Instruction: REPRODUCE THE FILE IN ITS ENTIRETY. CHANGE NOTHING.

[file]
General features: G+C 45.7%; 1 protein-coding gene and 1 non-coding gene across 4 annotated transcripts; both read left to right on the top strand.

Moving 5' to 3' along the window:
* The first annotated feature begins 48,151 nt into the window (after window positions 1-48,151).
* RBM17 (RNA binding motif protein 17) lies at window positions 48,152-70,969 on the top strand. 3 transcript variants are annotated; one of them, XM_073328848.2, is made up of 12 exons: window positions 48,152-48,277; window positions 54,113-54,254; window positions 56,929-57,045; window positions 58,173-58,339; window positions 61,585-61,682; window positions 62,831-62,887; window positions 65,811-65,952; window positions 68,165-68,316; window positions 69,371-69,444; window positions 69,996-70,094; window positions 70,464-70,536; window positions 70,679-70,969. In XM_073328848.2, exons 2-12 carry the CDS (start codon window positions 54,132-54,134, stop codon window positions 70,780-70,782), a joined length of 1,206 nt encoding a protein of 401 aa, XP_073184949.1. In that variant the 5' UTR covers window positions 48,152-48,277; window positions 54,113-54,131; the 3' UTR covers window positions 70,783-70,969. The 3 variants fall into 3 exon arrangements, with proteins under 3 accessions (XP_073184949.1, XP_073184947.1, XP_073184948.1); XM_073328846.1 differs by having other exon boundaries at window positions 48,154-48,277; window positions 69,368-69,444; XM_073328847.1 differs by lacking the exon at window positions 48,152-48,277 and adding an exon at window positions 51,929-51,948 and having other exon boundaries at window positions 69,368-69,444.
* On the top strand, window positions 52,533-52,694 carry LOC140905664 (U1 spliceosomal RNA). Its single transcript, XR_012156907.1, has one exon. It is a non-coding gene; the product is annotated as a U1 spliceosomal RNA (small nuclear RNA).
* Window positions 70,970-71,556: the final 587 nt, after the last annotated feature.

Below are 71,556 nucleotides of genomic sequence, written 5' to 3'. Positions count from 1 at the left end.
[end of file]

General features: G+C 45.7%; 1 protein-coding gene and 1 non-coding gene across 4 annotated transcripts; both read left to right on the top strand.

Moving 5' to 3' along the window:
* The first annotated feature begins 48,151 nt into the window (after window positions 1-48,151).
* RBM17 (RNA binding motif protein 17) lies at window positions 48,152-70,969 on the top strand. 3 transcript variants are annotated; one of them, XM_073328848.2, is made up of 12 exons: window positions 48,152-48,277; window positions 54,113-54,254; window positions 56,929-57,045; window positions 58,173-58,339; window positions 61,585-61,682; window positions 62,831-62,887; window positions 65,811-65,952; window positions 68,165-68,316; window positions 69,371-69,444; window positions 69,996-70,094; window positions 70,464-70,536; window positions 70,679-70,969. In XM_073328848.2, exons 2-12 carry the CDS (start codon window positions 54,132-54,134, stop codon window positions 70,780-70,782), a joined length of 1,206 nt encoding a protein of 401 aa, XP_073184949.1. In that variant the 5' UTR covers window positions 48,152-48,277; window positions 54,113-54,131; the 3' UTR covers window positions 70,783-70,969. The 3 variants fall into 3 exon arrangements, with proteins under 3 accessions (XP_073184949.1, XP_073184947.1, XP_073184948.1); XM_073328846.1 differs by having other exon boundaries at window positions 48,154-48,277; window positions 69,368-69,444; XM_073328847.1 differs by lacking the exon at window positions 48,152-48,277 and adding an exon at window positions 51,929-51,948 and having other exon boundaries at window positions 69,368-69,444.
* On the top strand, window positions 52,533-52,694 carry LOC140905664 (U1 spliceosomal RNA). Its single transcript, XR_012156907.1, has one exon. It is a non-coding gene; the product is annotated as a U1 spliceosomal RNA (small nuclear RNA).
* Window positions 70,970-71,556: the final 587 nt, after the last annotated feature.

Below are 71,556 nucleotides of genomic sequence, written 5' to 3'. Positions count from 1 at the left end.